“One would have hoped that in the years since 1998, Germany would have established a process to sort these kinds of issues out, and even to modify their legal framework to deal with rather unusual, but not unforeseeable, kinds of circumstances,” Osen said. “Unfortunately, they’ve really dropped the ball on that entirely. And so the way that the German bureaucracy thinks of this is really in the narrowest possible legal terms, following civil or administrative law to its random but inexorable conclusion, depending on what serves their immediate interest.” Currently, institutions are left to adjudicate their own claims, meaning that a claim against a looted artwork is ultimately left to the determination of the museum itself. Instead of a unified German policy for handling looted-art claims, such matters are often left to regional authorities, who may or may not be aware of the highly sensitive moral and political dimensions of their work.
“The German state authorities who were running this investigation probably did not appreciate the international and German national interest in the Washington agreement signed by Germany, which means that they had the duty to publish these items,” Radcliffe said. “The local government thought that doing so would breach their legal responsibilities to the person they’re investigating, i.e., to Gurlitt. I think that’s why the federal government has now stepped in.”
Advocates for those seeking restitution were adamant that change in the German government’s handling of such cases was long overdue. “Germany has dealt very well with most of the Nazi past, but art is really an Achilles’ heel,” said Webber. “It has not been dealt with. And it needs to be dealt with urgently, on every level. Works in public collections, works in private collections, works that the auction houses and dealers are returning to the consigners, which they are legally allowed to do, if the consigner doesn’t wish to return them, [or] to come to any settlement with the families. If the law needs to be changed, then the law must be changed. It is not sufficient for Germany to say, ‘Well, the law prevents us from doing this.’ Germany must ensure that the law enables justice to be done, even at this late hour.”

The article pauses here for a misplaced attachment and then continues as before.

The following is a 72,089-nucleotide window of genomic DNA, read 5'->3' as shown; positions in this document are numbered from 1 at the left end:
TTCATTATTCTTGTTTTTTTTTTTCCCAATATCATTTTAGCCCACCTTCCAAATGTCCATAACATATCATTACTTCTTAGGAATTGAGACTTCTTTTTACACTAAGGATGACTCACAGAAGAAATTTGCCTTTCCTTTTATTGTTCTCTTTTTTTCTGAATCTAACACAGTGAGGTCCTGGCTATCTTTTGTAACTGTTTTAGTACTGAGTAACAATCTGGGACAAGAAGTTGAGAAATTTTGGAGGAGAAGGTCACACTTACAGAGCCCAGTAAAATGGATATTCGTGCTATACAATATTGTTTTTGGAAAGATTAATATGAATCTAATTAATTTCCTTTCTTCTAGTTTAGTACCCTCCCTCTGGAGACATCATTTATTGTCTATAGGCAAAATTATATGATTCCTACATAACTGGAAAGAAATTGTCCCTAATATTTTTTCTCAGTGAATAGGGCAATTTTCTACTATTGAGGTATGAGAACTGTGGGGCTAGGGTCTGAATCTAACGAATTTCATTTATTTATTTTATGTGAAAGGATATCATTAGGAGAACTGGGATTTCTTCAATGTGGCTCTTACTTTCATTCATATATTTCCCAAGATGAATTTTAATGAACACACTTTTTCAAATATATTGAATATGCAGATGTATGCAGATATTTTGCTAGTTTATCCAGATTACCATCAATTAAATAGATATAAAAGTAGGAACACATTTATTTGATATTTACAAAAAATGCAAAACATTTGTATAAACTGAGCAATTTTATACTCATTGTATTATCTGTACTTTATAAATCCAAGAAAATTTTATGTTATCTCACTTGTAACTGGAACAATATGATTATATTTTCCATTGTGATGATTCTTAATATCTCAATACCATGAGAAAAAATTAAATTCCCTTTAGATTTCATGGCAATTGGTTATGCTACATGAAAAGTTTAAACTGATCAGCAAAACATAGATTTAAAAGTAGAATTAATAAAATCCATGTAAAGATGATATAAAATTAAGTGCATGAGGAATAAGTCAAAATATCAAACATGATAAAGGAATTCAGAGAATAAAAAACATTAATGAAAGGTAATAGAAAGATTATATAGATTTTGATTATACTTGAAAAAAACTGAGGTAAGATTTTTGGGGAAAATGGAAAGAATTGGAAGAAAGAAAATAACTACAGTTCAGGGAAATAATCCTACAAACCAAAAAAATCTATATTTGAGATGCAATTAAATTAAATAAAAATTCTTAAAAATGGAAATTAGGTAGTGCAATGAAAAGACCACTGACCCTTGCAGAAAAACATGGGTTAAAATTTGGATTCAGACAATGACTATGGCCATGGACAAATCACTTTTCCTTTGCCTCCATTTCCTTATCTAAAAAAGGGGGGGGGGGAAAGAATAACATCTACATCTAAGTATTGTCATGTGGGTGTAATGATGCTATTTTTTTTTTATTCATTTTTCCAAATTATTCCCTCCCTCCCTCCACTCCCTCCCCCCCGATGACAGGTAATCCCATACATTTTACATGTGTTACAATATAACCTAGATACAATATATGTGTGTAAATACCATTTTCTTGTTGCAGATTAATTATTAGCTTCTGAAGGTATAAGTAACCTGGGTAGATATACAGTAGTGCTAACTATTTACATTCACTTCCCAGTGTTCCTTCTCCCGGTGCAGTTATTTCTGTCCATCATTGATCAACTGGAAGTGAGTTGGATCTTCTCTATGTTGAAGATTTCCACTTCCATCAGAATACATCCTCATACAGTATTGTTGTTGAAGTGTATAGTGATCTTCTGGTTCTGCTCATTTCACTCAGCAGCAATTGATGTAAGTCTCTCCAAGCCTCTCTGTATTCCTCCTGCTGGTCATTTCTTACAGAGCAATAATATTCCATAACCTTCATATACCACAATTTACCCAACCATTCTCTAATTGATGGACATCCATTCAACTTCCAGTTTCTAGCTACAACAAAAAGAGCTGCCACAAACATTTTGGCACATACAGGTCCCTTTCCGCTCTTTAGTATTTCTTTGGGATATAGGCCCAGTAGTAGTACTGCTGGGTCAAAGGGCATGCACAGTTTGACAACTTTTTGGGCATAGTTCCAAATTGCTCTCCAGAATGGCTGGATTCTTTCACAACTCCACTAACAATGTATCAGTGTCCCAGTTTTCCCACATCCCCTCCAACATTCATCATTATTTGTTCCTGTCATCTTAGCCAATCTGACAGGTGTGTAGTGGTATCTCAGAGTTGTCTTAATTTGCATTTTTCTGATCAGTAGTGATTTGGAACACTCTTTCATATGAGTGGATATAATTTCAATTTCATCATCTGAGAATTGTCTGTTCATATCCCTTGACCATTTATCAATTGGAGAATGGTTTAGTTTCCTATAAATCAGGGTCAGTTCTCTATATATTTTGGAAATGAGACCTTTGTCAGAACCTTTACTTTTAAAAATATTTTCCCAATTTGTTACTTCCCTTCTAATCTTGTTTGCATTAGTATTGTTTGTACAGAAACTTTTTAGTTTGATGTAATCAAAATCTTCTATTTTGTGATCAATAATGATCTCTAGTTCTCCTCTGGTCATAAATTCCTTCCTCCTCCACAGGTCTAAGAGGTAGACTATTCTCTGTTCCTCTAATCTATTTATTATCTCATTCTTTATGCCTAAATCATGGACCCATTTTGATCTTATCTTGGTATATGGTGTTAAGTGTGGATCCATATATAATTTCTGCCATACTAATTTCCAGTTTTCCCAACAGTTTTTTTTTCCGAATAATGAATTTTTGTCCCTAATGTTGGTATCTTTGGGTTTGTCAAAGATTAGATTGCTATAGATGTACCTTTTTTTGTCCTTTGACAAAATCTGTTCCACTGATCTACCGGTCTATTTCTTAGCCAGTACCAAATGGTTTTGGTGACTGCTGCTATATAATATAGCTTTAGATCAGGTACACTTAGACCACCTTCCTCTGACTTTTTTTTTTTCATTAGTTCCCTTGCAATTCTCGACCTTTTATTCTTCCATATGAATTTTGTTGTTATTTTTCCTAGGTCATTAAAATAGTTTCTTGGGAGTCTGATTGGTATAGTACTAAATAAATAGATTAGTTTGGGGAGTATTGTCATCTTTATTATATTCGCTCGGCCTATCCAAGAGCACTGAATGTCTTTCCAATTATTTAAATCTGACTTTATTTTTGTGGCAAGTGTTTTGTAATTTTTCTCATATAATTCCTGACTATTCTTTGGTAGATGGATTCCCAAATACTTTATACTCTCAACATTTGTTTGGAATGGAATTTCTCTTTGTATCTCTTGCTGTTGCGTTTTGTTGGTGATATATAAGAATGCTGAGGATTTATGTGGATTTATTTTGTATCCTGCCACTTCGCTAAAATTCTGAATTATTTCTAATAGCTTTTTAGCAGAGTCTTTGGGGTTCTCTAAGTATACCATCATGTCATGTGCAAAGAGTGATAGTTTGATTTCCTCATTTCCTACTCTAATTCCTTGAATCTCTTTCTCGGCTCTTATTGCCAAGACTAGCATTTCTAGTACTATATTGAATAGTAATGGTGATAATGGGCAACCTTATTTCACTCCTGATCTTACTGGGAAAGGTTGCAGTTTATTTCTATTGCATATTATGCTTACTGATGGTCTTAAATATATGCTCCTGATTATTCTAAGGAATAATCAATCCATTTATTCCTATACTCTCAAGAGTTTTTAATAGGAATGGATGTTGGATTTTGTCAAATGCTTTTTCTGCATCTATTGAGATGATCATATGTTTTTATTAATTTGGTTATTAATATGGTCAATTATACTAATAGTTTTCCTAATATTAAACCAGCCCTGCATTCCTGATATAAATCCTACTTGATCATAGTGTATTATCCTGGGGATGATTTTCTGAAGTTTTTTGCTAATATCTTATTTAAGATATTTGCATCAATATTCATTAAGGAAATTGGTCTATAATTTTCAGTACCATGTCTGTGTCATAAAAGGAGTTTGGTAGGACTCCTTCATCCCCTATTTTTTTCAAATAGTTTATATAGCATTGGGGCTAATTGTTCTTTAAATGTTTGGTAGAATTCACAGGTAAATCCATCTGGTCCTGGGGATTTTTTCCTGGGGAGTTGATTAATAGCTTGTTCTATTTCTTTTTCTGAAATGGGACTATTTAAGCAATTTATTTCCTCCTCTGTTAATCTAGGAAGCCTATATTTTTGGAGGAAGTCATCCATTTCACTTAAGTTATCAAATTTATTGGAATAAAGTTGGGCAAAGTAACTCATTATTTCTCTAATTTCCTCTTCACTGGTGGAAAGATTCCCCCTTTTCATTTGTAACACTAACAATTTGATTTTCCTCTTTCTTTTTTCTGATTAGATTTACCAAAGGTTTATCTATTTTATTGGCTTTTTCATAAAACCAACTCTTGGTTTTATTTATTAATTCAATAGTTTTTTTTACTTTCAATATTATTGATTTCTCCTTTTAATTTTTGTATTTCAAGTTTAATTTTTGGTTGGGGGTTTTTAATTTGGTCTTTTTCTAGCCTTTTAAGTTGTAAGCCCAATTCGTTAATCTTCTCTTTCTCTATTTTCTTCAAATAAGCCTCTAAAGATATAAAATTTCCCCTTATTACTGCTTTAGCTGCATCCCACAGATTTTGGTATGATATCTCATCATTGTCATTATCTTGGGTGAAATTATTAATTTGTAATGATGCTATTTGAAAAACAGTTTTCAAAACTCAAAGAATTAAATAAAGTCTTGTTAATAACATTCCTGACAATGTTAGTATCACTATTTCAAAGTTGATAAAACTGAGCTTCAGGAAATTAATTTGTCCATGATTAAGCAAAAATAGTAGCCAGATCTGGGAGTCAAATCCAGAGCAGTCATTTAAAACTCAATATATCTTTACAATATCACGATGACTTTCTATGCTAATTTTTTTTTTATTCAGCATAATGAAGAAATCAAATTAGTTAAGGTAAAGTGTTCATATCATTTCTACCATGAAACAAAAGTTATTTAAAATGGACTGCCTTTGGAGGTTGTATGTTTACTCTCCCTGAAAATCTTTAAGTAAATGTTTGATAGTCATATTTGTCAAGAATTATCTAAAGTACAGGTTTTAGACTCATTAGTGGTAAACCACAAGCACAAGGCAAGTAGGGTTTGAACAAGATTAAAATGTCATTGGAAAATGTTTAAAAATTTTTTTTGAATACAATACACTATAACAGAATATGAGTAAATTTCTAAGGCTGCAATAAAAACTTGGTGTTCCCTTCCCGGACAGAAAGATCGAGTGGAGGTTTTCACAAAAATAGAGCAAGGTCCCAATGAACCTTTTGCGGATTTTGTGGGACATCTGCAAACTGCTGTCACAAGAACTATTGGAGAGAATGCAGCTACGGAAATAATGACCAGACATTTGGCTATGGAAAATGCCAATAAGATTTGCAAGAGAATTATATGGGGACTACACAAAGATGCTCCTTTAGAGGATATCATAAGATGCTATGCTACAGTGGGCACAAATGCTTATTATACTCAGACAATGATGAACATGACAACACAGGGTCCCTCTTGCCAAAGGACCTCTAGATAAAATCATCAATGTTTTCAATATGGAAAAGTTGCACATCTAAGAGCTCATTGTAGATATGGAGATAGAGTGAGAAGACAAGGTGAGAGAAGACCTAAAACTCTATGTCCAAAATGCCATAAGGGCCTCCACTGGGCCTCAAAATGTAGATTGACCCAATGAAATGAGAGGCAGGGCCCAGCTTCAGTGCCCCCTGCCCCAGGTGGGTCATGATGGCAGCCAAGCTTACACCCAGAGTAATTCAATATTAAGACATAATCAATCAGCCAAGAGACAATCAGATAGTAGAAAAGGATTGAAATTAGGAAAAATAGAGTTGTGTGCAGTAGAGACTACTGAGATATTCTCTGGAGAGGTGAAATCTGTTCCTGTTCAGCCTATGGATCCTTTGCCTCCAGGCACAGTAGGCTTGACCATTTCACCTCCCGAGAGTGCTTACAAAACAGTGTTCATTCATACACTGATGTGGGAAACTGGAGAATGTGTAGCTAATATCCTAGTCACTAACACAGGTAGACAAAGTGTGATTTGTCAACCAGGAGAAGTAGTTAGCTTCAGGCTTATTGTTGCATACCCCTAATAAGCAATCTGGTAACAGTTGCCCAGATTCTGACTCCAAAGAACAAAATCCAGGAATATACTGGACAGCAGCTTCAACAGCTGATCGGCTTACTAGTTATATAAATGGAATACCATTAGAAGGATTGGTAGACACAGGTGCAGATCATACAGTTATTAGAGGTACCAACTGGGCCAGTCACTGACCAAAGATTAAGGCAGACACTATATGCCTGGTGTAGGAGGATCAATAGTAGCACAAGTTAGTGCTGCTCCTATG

The halting German effort can be compared with the Dutch Restitutions Committee, which works in tandem with claimants to research claims and offers suggestions about how best to pursue them. The German authorities have reluctantly opened the door to hearing from claimants, where other countries have sought out and contacted families they believed to have potential claims on looted artworks. A clearer framework for the processing of claims would also assist in streamlining the process for claimants. Currently, claimants do not even have the name of a person to contact with their claim. The initial list of works on lostart.de includes an address in Augsburg, and a fax number, but no official to reach out to.